24 Stages of Type 2 Diabetes in Relationship to ß-cell Function Type 2 Diabetes is Characterized by Insulin Resistance and Progressive ß-cell Failure100755025Stages of Type 2 Diabetes inRelationship to ß-cell FunctionBeta Cell Function (%)ImpairedglucosetolerancePostprandial hyperglycemiaType 2 diabetes phase IType 2 diabetes phase IIIType 2 diabetes phase IIIn Type 2 diabetes, there is both an impairment of beta cell (ß-cell) function and an impairment of insulin action. Impaired ß-cell function results in a decrease in insulin secretion whereas impaired insulin action results in insulin resistance.1REFERENCE:1. Lebovitz HE. Insulin secretagogues: old and new. Diabetes Review. 1999; 7(3):Years from Diagnosis50% of ß-cell function is already lost at diagnosisElevated PPG occurs before diagnosisLebovitz HE. Diabetes Review 1999;7(3):
25 Impaired Insulin Secretion in Type 2 Diabetes Time6 am10 am2 pm6 pm10 pm2 am800600400200Insulin secretion (pmol/min)Type 2 diabeteshealthyThe difference in insulin secretion between type 2 diabetes and healthy individuals can be found in a specific defect of loss of 1st-phase insulin secretion.As a result, plasma glucose levels are higher in type 2 diabetes both under fasting conditions and in response to meals.Adapted from Polonsky KS et al. N Engl J Med 1996; 334: 777.
26 Type 2 Diabetes: Underlying Defects PathophysiologyType 2 Diabetes: Underlying DefectsInsulin resistance Beta-cell functionType 2 diabetesOther defects: lipolysisrelease of NEFA hepatic glucose productionThe main pathologic defects in diabetes are peripheral insulin resistance and defective beta-cell secretory function. Insulin resistance occurs when cells do not respond efficiently to insulin. Insulin resistance (and impaired insulin secretion) are initiator abnormalities for diabetes.As insulin resistance develops, more insulin is produced by the beta-cells in the pancreas to compensate. This leads to hyperinsulinemia. Eventually, beta-cell dysfunction develops and thus adequate blood glucose control cannot be maintained.Increased lipolysis with release of NEFA (non-esterified fatty acid) or free fatty acids and increased hepatic glucose production are also present.Adapted from Matthaei et al. Endocrine Reviews 2000;21:Adapted from Frayn. Br J Nutr 2000;83(suppl 1): S71-S77.
27 Type 2 Diabetes - Dual Impairment Insulin SecretionImpaired insulin secretion from pancreatic ß-cellsA sluggish and inadequate response to the glucose load imposed by mealsCharacteristic only of Type 2 diabetes100% of patients have impaired secretion at diagnosisApprox. 84% have insulin resistanceAlso associated with other metabolic conditionsInsulin ResistanceType 2 diabetes is characterized by beta cell dysfunctionType 2 diabetes is by far the most common form of diabetes and usually arises because of impaired pancreatic beta cell function causing impaired insulin secretion in response to a glucose load.1,2Type 2 diabetes may also result from insulin resistanceInsulin resistance occurs when normal levels of insulin are produced but fail to exert their usual biological actions. Insulin resistance also develops as a result of elevated blood glucose levels, and hyperglycemia itself may impair insulin mediated glucose transport i.e. insulin resistance is a consequence of glucose toxicity.1,2Insulin resistance is a risk factor for type 2 diabetes, however, not all people with insulin resistance develop diabetes.3REFERENCES:1. Lebovitz HE. Insulin secretagogues: old and new. Diabetes Review. 1999; 7(3):2. Polonsky KS, Given BD, Hirsh LJ, et al. Abnormal patterns of insulin secretion in non-insulin-dependent diabetes mellitus. The New England Journal of Medicine 1988;318:3. Bonora E, et al. Prevalence of insulin resistance in metabolic disorders: The Bruneck Study. Diabetes 1998; 47:Lebovitz HE. Diabetes Review. 1999; 7(3): Polonsky KS, et al. NEJM 1988;318: Bonora E, et al. Diabetes 1998;47:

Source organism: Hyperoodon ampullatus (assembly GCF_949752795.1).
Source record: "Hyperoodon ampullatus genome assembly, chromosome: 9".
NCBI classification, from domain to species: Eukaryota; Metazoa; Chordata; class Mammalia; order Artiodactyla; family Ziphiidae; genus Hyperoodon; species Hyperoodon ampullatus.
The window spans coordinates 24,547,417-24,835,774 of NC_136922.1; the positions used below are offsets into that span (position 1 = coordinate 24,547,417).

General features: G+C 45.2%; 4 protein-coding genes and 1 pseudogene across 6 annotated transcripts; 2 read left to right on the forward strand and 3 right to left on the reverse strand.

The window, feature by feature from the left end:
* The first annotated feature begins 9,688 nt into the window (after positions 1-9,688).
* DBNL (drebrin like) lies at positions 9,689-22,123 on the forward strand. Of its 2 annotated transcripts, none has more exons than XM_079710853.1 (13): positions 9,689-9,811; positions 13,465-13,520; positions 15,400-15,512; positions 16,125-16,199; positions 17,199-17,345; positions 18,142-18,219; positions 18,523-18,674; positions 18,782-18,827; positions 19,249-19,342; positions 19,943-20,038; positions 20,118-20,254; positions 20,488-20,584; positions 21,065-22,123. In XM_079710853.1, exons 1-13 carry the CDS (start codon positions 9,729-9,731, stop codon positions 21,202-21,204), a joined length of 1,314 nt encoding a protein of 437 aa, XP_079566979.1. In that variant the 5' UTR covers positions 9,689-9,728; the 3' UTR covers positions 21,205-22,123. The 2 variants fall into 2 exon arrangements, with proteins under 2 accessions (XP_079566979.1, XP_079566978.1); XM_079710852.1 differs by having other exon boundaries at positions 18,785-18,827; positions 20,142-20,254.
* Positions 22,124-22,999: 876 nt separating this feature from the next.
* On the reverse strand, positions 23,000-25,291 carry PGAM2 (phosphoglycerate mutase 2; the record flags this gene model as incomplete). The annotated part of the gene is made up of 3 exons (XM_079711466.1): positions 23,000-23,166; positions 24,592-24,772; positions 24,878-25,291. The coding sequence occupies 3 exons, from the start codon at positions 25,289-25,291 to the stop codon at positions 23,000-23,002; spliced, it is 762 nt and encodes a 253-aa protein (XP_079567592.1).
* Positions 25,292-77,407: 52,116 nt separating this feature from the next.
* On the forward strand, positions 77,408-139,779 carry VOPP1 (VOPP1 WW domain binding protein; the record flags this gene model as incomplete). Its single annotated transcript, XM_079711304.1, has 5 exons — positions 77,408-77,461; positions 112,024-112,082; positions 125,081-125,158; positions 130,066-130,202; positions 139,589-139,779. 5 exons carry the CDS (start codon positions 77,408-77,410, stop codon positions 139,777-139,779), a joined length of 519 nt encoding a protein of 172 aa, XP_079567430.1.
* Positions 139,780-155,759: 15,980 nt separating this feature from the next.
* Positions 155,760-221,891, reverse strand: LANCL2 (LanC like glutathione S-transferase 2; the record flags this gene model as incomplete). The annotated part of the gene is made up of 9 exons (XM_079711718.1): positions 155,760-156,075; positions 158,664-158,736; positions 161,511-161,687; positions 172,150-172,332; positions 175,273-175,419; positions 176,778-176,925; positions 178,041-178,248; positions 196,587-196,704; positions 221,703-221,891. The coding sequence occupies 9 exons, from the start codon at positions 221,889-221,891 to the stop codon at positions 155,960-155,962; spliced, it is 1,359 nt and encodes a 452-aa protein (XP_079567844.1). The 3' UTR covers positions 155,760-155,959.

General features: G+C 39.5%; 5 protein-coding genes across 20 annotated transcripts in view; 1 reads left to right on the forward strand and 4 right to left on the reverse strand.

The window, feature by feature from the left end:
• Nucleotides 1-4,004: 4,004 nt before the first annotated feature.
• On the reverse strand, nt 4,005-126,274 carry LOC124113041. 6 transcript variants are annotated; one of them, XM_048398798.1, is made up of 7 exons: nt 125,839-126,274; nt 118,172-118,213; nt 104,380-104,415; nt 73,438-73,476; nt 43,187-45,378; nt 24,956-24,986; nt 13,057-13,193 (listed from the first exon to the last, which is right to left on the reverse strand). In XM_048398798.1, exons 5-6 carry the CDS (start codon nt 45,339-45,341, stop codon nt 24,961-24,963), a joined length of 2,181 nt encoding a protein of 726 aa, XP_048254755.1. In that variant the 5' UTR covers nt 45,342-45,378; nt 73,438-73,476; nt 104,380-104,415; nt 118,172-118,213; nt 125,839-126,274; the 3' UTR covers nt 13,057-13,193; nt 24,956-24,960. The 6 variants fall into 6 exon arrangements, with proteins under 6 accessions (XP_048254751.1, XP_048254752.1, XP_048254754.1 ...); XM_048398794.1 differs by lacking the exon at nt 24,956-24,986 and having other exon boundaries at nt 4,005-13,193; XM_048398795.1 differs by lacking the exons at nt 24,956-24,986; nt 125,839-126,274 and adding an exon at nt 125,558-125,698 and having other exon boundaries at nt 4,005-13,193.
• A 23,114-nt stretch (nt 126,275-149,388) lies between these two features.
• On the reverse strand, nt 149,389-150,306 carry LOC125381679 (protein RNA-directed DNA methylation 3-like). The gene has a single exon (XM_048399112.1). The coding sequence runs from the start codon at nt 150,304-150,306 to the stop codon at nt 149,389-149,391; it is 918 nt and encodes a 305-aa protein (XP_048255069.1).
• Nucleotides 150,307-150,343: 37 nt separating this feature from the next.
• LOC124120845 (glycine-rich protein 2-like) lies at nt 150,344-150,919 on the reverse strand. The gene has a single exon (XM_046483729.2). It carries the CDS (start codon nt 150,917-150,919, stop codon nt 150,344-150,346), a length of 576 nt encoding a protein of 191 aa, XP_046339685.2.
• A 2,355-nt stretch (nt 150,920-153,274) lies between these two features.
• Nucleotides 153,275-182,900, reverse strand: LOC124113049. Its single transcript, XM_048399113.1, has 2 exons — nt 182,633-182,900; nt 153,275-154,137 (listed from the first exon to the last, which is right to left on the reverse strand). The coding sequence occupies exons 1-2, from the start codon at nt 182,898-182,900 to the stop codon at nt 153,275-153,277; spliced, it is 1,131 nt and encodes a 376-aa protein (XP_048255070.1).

28 Issues to be Addressed when Selecting Agents Degree of -cell deficiencyMagnitude of insulin resistanceExtent of fasting hyperglycemiaMagnitude of postprandial hyperglycemiaSlide 38Speaker notes:When selecting agents, clinicians need to be aware of four key parameters:The degree of beta-cell deficiencyThe presence and magnitude of insulin resistanceThe severity of fasting hyperglycemia, andThe severity of postprandial hyperglycemia.Each of these parameters may differ in importance between individual patients.
29 Epidemiological Evidence Linking PPG with Cardiovascular Disease
30 CHD Risk and Type 2 Diabetes Db- No diabetes; Db+ Diabetes; MI- No prior MI; MI+ prior MISeveral studies have shown the risk that having type 2 diabetes confers on overall cardiovascular mortality. For example, Haffner et al. compared the 7-year incidence of MI (fatal and nonfatal) among 1373 non-diabetic subjects with the incidence among 1069 diabetic subjects, from a Finnish population-based studyThe 7-year incidence rates of MI, stroke and death from CV were reported.Haffner found a similar incidence of cardiovascular disease (MI, stroke, death— diagonal-striped column 2 and 3 in each group) between the known risk factor of prior MI and diabetes after adjustment for other cv risk factors (smoking hypertension, LDL, HDL, total cholesterol and triglycerides). This study supports the rationale for treating CV risk factors aggressively in diabetes patients.StrokeCV deathMIp<0.001 for prior MI vs. no MI and diabetes vs. no diabetescalculated with Cox proportional-hazards models, adjusted for age and sexHaffner SM et al. N Engl J Med 339: , 1998